Jon Kaase Shares Tips, Tricks, And Hacks For Engine Performance

If you attended the Engine Performance Expo at the beginning of the year, you saw this segment from Jon Kaase of Kaase Racing Engines in which he shares some of the coolest lessons he’s learned along the way throughout his career. If you happened to miss it, or any other segment, the Expo team is releasing each segment from the inaugural Expo in weekly installments, leading up to the second-annual Engine Performance Expo on October 12-14, 2021.

This week’s release — number 28 in the series — has Jon Kaase sharing some crowd-favorite tips, tricks, shop hacks, and homemade tools from his own personal experience. “These tools will either save you time, money, or a lot of grief,” says the renowned engine builder. “This is stuff that has taken me 50 years to figure out. None of it is expensive, and it’s all stuff you can make yourself at home.”

His tips and tricks cover a wide variety of topics, which we won’t give away in their entirety here, but we will tell you what he discusses. The first is a set of vise-grip pliers Kaase has modified to grasp threaded studs with enough force to be able to rotate them, but without damaging the threads. By building them with a variety of thread inserts, everything from fixturing hardware to head studs is covered.

One of the simpler ideas that makes a lot of sense and is easy to accomplish is making cam-bearing-specific mandrels for your universal cam bearing install tool. This eliminates that multi-piece, rubber-banded universal mandrels that is “awesome” to work with.

Next is a little more difficult to manufacture, but definitely within the capabilities of any machinist, and that is a lifter measuring block. Kaase explains that with the tolerances of today’s precision lifters, it might measure .8740 in three spots when measured with a micrometer in two dimensions, but have a high spot that appears in a perfectly-honed lifter bore.

To fix that, he has created a fixture with perfectly sized bores across a range of sizes. By fitting the lifter into the block, an accurate overall measurement of the lifter body is achieved. Conversely, he created a set of oversized pin gauges to check the finished lifter bore sizes more accurately than with a dial bore gauge alone.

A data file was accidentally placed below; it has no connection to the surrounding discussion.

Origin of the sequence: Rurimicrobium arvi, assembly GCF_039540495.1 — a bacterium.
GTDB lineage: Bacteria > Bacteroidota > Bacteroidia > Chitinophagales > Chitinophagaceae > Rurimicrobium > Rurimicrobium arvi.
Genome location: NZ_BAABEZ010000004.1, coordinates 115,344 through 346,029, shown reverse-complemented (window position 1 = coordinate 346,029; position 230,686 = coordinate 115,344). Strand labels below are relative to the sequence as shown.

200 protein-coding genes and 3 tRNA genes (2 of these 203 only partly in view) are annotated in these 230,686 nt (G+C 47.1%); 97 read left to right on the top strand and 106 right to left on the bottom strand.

Kaase then shares his design for a homemade TDC indicator that fits into a spark plug hole. Another homemade tool is a port wall-thickness gauge using some bent aluminum rod, hose clamps, and an inside dial caliper. Similarly, he shares his simple analog thickness measuring tool that is so simple, it might have you questioning your own intelligence for not thinking of it yourself.

Next out of Kaase’s bag of tricks is one that had your author’s attention (which Kaase addressed directly in the Q&A portion of the segment), and that is a direct-fit head for a cam-bearing driver to replace the universal head with rubber bands that comes in most universal kits. In that vein, Kaase also shows off a cam bearing broach he developed to “smooth out” and high spots in the cam bearings.

Kaase’s pushrod reamer clearancing tools look intimidating as all get out, but are fairly straightforward once you listen to him explain it. His tool for aligning rods in the bore while clearancing the block in a stroker application is simple genius, as is the locking bar for a crankshaft while an engine is on the stand.

While not everyone is making their own valve guides, Kaase talks about doing so like it is no more difficult than making a grilled cheese sandwich.

Different ways of filing rings that might not have ever crossed your mind, fixing damaged thread on bolts and threaded rod, and making your own valve guides are all topics covered (and made to seem exceedingly simple by Kaase). Perhaps one of the best, most motivational pieces of knowledge is Kaase’s opinion on uncoated dyno headers, so make sure to watch that segment as well.

While the whole video above is about an hour and a half, we strongly recommend you carve out the time to watch it in its entirety, and to make sure not to miss even more information like that by registering for the next Engine Performance Expo in October!

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About the author

Greg Acosta

Greg has spent fifteen years and counting in automotive publishing, with most of his work having a very technical focus. Always interested in how things work, he enjoys sharing his passion for automotive technology with the reader.
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